A new 16 kW wave-energy converter developed by Inverness-based AWS Ocean Energy has arrived in Orkney ahead of its imminent deployment at the Scapa Flow test site run by the European Marine Energy Centre (EMEC).
The seven-metre-high, four-metre-diameter Archimedes Waveswing travelled to Orkney by ferry following a period of dry testing undertaken by the AWS engineering team at Muir of Ord.
When deployed, the device will be moored to the seabed on a single tension tether, where it will generate energy by reacting to changes in pressure caused by passing waves. The subsea location, together with an ability to winch low in the water column, will enable the device to continue to operate even during rough sea conditions. The Waveswing has been designed to react to long ocean-swell waves as well as short, wind-driven seas, increasing its energy capture.
‘This is another major step forward in the development programme, underlining our confidence that the Waveswing really is the best prospect for practical, affordable wave power,’ said Simon Grey, AWS Ocean Energy’s CEO. ‘Our current Waveswing design focuses on remote-power applications, such as powering subsea oilfield assets and oceanographic monitoring; however, the device is suitable for integration into submerged platforms and can be scaled to more than 500 kW per unit. AWS expects to develop platforms hosting up to 20 units with a potential capacity of 10 MW per platform.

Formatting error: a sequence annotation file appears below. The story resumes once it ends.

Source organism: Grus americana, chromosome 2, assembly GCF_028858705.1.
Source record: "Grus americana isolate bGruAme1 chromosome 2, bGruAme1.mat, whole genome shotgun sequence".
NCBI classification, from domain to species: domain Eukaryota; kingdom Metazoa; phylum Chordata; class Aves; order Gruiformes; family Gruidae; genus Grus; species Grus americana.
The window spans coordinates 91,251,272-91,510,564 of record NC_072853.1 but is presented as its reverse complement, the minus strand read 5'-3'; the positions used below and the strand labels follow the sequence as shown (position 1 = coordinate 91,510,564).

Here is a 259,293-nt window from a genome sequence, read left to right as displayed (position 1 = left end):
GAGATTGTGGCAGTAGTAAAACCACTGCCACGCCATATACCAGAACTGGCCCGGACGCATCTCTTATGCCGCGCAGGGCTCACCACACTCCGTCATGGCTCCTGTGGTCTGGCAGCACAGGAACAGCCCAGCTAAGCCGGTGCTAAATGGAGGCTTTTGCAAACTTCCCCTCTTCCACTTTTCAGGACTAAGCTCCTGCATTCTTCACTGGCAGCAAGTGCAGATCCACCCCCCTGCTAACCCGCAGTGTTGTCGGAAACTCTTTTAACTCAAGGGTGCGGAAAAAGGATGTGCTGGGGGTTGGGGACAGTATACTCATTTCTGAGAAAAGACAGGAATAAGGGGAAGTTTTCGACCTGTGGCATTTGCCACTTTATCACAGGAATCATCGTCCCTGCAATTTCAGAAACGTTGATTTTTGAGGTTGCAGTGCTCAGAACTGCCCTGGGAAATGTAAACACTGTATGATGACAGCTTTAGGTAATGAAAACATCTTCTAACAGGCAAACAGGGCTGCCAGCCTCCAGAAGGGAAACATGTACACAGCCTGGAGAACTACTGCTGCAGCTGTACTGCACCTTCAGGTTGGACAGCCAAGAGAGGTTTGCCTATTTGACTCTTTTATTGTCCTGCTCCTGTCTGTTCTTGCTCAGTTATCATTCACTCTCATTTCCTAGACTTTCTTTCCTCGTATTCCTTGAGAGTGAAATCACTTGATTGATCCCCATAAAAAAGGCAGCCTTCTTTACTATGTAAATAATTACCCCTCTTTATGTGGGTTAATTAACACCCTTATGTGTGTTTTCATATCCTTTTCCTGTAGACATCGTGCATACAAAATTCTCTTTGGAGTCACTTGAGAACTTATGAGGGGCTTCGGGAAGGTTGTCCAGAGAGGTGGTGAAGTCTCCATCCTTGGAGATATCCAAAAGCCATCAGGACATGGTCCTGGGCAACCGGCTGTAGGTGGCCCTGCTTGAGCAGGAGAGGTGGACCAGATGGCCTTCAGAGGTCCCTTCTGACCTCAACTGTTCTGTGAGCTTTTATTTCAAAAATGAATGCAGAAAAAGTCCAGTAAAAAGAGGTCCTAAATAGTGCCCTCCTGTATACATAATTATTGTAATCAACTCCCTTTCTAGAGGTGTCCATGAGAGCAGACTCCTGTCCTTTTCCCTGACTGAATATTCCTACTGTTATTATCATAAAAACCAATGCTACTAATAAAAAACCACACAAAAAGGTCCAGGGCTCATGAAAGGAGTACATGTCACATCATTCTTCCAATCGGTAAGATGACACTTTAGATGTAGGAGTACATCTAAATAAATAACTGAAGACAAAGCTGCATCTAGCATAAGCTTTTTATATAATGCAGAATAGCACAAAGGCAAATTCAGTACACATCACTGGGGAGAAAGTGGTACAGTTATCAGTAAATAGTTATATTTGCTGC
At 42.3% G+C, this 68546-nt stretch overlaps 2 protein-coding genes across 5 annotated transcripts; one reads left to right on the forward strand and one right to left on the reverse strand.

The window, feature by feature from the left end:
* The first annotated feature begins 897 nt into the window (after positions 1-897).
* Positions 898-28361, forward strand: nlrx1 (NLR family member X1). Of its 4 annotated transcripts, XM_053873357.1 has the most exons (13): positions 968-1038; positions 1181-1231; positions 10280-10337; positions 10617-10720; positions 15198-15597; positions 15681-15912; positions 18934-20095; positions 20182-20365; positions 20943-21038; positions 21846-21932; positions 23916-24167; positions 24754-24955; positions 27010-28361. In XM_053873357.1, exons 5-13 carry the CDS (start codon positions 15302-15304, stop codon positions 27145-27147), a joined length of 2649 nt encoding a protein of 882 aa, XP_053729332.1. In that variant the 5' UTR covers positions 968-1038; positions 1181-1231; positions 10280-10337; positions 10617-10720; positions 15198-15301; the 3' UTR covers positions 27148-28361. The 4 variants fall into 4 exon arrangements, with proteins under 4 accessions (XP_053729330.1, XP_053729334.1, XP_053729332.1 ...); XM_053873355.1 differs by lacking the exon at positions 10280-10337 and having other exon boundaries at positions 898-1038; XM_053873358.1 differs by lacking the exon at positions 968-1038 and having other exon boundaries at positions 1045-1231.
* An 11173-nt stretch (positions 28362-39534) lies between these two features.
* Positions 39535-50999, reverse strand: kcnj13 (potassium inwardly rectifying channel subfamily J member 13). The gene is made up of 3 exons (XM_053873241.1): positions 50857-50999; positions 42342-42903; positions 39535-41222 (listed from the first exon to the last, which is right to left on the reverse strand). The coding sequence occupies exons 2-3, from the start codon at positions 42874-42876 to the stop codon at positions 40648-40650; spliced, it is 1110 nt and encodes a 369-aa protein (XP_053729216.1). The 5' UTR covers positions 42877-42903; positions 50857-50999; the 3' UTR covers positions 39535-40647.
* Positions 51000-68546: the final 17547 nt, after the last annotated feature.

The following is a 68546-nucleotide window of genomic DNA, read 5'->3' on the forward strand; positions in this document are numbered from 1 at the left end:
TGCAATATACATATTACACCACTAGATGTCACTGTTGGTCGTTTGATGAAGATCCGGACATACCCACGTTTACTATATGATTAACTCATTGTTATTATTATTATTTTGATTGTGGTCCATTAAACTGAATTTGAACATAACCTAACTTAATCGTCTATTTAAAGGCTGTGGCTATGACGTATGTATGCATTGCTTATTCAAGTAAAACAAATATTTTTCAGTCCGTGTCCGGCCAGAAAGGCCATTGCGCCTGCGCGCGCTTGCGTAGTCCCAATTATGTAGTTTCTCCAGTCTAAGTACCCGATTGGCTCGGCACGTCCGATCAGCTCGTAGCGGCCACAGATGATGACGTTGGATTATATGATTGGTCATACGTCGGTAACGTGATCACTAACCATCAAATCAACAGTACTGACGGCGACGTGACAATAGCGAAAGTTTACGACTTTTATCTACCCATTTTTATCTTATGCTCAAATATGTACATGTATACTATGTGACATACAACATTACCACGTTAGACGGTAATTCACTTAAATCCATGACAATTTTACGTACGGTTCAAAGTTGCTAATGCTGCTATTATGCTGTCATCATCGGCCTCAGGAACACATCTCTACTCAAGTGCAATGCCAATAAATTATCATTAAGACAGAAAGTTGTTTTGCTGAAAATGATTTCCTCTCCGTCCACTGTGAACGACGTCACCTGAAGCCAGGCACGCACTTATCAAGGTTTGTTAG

‘Achieving power outputs comparable with offshore wind units is critical to driving down the cost of energy and ensuring that operation and maintenance is practicable in the hostile marine environment,’ he continued.
“Real sea deployment is a vital step in proving performance, reliability and survivability of these devices,’ said Neil Kermode, the EMEC’s managing director. ‘We know that prototype testing at sea is really valuable to technology developers to check how a technology and its components work and react in the environment prior to scaling up. We are looking forward to helping the team as they prove how to install, operate and maintain their exciting machine in Orkney’s harsh conditions.’